Asian Equities–The North-South Divide?

As investors shift their interest from the ASEAN markets to North Asia, our Asian equity panellists at the second Morningstar Institutional Conference in Hong Kong outlined their outlook for Asian equities, where they have been finding investment opportunities, and commented on some of the structural developments in the region.

Germaine Share 30.06.2015
Facebook Twitter LinkedIn

As investors shift their interest from the ASEAN markets to North Asia, our Asian equity panellists at the second Morningstar Institutional Conference in Hong Kong outlined their outlook for Asian equities, where they have been finding investment opportunities, and commented on some of the structural developments in the region.

Martin Lau, Director of Greater China Equities at First State Stewart, Flavia Cheong, Investment Director at Aberdeen Asset Management, and Dhananjay Phadnis, Portfolio Manager at Fidelity, shared their thoughts on the Asian equities market. Lau manages four funds with Morningstar Analyst Ratings of Gold, including the First State Asian Equity Plus Fund. Cheong is an important member of the team that manages the Silver-rated Aberdeen Global Asia Pacific Equity Fund, while Phadnis manages the Bronze-rated Fidelity South East Asia Fund.

Asian Equities Outlook
The panel kicked off with a live poll that revealed that the audience was cautious on the outlook of Asian equities on the back of a strengthening US dollar and potential rate hike from the Federal Reserve. Phadnis pointed out that a strong US dollar has historically been associated with weak commodity prices, which generally have had a negative impact on emerging markets. However, on a more positive note, he stated that Asian countries such as India and China have carried out a series of reforms since the Fed started tapering and that this put Asia on much better footing compared with other emerging markets such as Russia and Brazil.

Lau shared his views on interest rates, commenting that they have been “too low for too long” and that when they rise eventually, they would rise much quicker than expected. He and his team have therefore been mindful of countries and companies that would be badly affected by a rising rate environment, such as those that are overleveraged or have a foreign exchange mismatch. He added that while there have been rampant talks of a potential rate hike in the US, many countries around the world, including India and Korea, have been cutting rates. This reflected the lack of global demand and has caused his investment team to struggle when trying to find quality companies with good growth prospects trading at reasonable valuations.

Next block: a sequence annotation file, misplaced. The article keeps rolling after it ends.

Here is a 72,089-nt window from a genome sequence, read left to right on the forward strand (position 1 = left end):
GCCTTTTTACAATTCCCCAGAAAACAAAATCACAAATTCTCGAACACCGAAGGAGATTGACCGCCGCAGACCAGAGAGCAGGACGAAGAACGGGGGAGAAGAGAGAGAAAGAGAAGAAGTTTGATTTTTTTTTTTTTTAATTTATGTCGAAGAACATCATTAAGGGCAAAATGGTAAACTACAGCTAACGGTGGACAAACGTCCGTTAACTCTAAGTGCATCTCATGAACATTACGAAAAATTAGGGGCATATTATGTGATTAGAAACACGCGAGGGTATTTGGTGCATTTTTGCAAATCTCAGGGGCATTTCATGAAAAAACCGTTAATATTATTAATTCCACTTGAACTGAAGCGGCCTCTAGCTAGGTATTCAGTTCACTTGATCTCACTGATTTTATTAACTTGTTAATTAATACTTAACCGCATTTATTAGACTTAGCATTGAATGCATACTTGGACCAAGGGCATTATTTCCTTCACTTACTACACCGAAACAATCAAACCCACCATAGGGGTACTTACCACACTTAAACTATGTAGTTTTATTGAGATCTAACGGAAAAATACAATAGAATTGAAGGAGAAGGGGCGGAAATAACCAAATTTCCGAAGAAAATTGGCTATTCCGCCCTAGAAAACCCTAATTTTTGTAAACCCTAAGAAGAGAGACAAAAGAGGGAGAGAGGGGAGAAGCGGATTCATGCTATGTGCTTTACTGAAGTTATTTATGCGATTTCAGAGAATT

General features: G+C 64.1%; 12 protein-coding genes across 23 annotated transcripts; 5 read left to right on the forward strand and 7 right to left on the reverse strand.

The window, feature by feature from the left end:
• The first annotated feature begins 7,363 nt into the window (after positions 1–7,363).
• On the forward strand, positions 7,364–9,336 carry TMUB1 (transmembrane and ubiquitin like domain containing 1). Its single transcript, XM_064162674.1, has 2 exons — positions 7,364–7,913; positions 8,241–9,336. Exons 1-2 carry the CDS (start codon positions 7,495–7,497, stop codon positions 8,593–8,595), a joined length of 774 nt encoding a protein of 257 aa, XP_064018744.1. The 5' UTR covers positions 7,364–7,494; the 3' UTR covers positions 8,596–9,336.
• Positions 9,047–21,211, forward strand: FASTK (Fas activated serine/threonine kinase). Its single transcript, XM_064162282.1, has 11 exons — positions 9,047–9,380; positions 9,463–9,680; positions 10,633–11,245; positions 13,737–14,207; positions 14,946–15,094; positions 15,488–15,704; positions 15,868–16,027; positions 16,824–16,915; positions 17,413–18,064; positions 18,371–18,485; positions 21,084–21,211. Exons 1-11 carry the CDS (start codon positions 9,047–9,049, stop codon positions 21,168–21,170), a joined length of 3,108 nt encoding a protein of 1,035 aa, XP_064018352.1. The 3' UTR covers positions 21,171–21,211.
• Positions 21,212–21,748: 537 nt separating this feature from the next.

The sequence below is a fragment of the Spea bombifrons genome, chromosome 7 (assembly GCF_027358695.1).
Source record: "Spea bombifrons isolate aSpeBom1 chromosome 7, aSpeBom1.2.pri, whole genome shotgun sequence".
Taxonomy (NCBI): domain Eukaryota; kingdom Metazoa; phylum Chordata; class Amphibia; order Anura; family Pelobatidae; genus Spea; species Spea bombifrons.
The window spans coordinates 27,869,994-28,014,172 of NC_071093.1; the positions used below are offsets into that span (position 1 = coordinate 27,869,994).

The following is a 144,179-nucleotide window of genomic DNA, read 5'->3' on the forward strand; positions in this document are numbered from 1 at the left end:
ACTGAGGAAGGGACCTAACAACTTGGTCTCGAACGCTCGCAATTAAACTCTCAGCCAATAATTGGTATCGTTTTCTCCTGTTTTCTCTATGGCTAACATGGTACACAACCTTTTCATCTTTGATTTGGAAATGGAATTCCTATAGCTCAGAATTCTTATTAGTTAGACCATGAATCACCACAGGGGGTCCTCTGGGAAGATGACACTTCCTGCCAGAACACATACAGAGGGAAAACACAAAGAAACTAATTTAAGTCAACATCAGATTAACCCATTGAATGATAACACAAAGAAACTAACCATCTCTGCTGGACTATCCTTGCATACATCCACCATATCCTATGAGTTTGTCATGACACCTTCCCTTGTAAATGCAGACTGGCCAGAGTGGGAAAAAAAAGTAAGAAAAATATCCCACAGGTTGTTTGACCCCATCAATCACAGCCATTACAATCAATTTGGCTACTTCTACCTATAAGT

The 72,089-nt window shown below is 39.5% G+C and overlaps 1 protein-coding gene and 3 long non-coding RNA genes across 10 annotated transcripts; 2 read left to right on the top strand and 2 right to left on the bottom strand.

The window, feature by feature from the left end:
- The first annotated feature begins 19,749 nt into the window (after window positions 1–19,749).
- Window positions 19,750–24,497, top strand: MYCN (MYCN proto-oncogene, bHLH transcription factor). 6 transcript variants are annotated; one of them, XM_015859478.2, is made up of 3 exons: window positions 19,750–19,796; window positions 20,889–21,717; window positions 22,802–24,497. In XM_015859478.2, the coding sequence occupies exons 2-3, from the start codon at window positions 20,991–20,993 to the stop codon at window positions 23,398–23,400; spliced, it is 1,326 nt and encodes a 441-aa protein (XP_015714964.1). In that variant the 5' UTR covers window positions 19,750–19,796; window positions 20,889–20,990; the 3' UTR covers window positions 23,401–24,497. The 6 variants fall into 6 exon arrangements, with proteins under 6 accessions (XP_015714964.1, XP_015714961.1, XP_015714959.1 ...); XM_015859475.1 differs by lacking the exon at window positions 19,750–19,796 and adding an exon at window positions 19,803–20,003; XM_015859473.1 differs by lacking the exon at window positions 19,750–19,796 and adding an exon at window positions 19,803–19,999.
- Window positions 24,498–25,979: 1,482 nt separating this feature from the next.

Cheong agreed with the audience in that investors should proceed with caution when investing in Asia. She expected continued volatility across all Asian markets in a rising rate environment, particularly for those that are US dollar-linked, such as Hong Kong and Singapore. From a stock selection perspective, the Aberdeen team looks at companies with balance sheet positions and currency exposures that would best place them to weather the current macro environment.

Investment Opportunities
Our panellists then moved on to discussing where they have been finding investment opportunities in the region. Phadnis was encouraged by the strong demography and rapid urbanization in India and ASEAN countries, finding them to be the most interesting markets over the medium to long term. Conversely, he thought China was coming off a very weak investment cycle but presented short-term opportunities.

Cheong had a more negative stance on China, as reflected in the Aberdeen Global Asia Pacific Fund’s large underweight in the country relative to the MSCI AC Asia Pacific ex Japan Index. She commented that the Chinese stock market is dominated by financials such as banks, which have been plagued by issues such as shadow banking and non-performing loans. Instead, the Aberdeen portfolio has had long-term holdings in Hong Kong names such as HSBC and Standard Chartered. She noted how these banks have a valuable franchise and have been leveraging their growing network for trade financing to expand their core business. Although the two banks significantly detracted from performance in recent years, Aberdeen remained substantial investors and Cheong believed it was important to understand and support the management and board through changes.